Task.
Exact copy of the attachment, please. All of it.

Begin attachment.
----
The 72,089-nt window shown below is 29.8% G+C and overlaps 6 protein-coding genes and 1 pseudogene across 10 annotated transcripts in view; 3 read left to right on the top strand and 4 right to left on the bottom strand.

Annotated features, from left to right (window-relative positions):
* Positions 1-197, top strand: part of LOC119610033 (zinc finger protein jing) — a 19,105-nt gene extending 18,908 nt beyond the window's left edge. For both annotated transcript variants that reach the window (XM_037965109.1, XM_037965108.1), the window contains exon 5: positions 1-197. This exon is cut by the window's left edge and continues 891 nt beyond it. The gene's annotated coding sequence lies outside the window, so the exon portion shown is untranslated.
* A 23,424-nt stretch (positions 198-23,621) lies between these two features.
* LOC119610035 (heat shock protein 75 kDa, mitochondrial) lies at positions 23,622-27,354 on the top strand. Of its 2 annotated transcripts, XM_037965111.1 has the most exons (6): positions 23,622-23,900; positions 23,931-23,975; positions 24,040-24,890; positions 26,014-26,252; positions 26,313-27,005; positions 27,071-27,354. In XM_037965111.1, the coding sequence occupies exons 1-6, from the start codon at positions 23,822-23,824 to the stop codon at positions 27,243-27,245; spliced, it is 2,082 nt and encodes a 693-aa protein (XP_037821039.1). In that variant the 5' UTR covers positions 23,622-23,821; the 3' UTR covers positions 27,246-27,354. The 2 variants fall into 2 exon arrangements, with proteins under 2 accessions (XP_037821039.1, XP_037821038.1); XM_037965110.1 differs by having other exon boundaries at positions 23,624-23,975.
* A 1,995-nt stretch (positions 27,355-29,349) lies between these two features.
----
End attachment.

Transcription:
The 72,089-nt window shown below is 29.8% G+C and overlaps 6 protein-coding genes and 1 pseudogene across 10 annotated transcripts in view; 3 read left to right on the top strand and 4 right to left on the bottom strand.

Annotated features, from left to right (window-relative positions):
* Positions 1-197, top strand: part of LOC119610033 (zinc finger protein jing) — a 19,105-nt gene extending 18,908 nt beyond the window's left edge. For both annotated transcript variants that reach the window (XM_037965109.1, XM_037965108.1), the window contains exon 5: positions 1-197. This exon is cut by the window's left edge and continues 891 nt beyond it. The gene's annotated coding sequence lies outside the window, so the exon portion shown is untranslated.
* A 23,424-nt stretch (positions 198-23,621) lies between these two features.
* LOC119610035 (heat shock protein 75 kDa, mitochondrial) lies at positions 23,622-27,354 on the top strand. Of its 2 annotated transcripts, XM_037965111.1 has the most exons (6): positions 23,622-23,900; positions 23,931-23,975; positions 24,040-24,890; positions 26,014-26,252; positions 26,313-27,005; positions 27,071-27,354. In XM_037965111.1, the coding sequence occupies exons 1-6, from the start codon at positions 23,822-23,824 to the stop codon at positions 27,243-27,245; spliced, it is 2,082 nt and encodes a 693-aa protein (XP_037821039.1). In that variant the 5' UTR covers positions 23,622-23,821; the 3' UTR covers positions 27,246-27,354. The 2 variants fall into 2 exon arrangements, with proteins under 2 accessions (XP_037821039.1, XP_037821038.1); XM_037965110.1 differs by having other exon boundaries at positions 23,624-23,975.
* A 1,995-nt stretch (positions 27,355-29,349) lies between these two features.